Here, the consequences of rising sea levels are visible just a stone’s throw from the beach and directly threaten the existence of the rice-growing activities of thousands of farmers.

”The rice fields of the village of Kabrousse extend over 5,000 hectares, including 4,600 ha occupied by the sea,” informs Ababacar Bernard Diatta, chief of staff of the mayor of Diembéring. Originally from this village where he lives with his family, he indicates that nearly 400 hectares of rice fields still escape the rising waters.

However, ”if we fold our arms, rice growing will soon be an old story in Kabrousse, where once 2,130 rice farmers engaged in rice growing activities during the winter,” he predicts.

”In Kabrousse, a good part of the rice fields are swallowed up by the sea. So, it is obvious that, within a few years, we risk no longer having an area suitable for rice cultivation,” he warns again. . He points out that several indigenous farmers already no longer have rice fields. ”The sea has swallowed up our rice fields, at least over a kilometer,” he reveals.

Today, ”the village’s economy is slowing down and in danger,” he is alarmed. Ababacar Bernard Diatta believes that in the event of the disappearance of the ancestral rice-growing activities carried out here for centuries, ”it is the soul of the village of Kabrousse itself which also disappears”. ”Here, everything is linked to the cultivation of rice,” recalls the chief of staff of the mayor of the commune of Diembéring.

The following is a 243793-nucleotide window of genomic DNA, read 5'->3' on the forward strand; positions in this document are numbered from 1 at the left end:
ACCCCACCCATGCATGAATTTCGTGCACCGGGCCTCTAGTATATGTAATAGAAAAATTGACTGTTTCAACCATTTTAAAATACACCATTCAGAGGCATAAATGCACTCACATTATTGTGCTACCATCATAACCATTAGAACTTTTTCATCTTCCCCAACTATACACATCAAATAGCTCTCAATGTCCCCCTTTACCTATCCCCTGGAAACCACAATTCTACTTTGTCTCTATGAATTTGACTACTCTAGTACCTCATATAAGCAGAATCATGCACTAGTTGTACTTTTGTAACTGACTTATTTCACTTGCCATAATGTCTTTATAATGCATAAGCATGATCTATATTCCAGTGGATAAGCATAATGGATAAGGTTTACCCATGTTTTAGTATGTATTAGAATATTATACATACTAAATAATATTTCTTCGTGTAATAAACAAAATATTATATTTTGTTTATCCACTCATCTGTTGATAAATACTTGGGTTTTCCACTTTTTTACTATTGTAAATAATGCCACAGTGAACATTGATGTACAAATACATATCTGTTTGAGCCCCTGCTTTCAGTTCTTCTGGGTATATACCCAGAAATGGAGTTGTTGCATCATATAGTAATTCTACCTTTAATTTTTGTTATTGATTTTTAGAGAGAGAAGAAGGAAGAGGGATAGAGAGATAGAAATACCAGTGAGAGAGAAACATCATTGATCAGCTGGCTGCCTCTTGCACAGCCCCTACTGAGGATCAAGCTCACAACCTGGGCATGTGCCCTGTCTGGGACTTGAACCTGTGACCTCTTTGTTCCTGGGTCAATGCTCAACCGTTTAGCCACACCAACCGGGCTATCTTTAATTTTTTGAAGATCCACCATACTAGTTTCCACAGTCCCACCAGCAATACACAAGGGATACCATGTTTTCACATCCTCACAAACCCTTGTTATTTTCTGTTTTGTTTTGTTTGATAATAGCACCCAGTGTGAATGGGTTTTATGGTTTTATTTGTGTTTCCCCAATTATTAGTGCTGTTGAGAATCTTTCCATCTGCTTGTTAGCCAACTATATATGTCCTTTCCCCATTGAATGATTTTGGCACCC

In Kabrousse, village of the historical figure Aline Sitoé Diatta (1920-1944), heroine of the anti-colonial struggle, the advance of the sea has also finished submerging almost all of the areas dedicated to rice-growing activities.

Hectares of rice plots under water in Ourong

An island area par excellence, Ourong is a peaceful and calm village, populated by nearly 950 inhabitants. Accessible by canoe, the island offers a decor of hard and clay houses.

After a crossing of at least an hour through bolongs (word for channel in Casamance) covered with mangroves, a team of APS journalists finally arrived on the island. Silence everywhere. Only the chirping of birds resonates.

Ourong, like the other islands visited in the commune of Diembéring, notably Diogué, Cachouane, Gnikine and Carabane, also suffers from the rapid advance of the sea.

”In Ourong, as in the other islands of the commune of Diembéring, hectares of rice plots are under water,” indicates Babacar Dji Coly, communications manager for the Project to strengthen the economic and environmental resilience of the coastal zones of the Casamance base (REEZO).

He informs that mangrove reforestation activities were carried out as part of this project with the islanders, to reduce the salinity of arable land.

Seizing this opportunity, the local populations asked for help from the central State, so that their ”habitations” and their ”rice-growing areas” are not erased from the map of Senegal, due to ”the great vulnerability” of the southern coastline, faced with the rapid advance of the sea.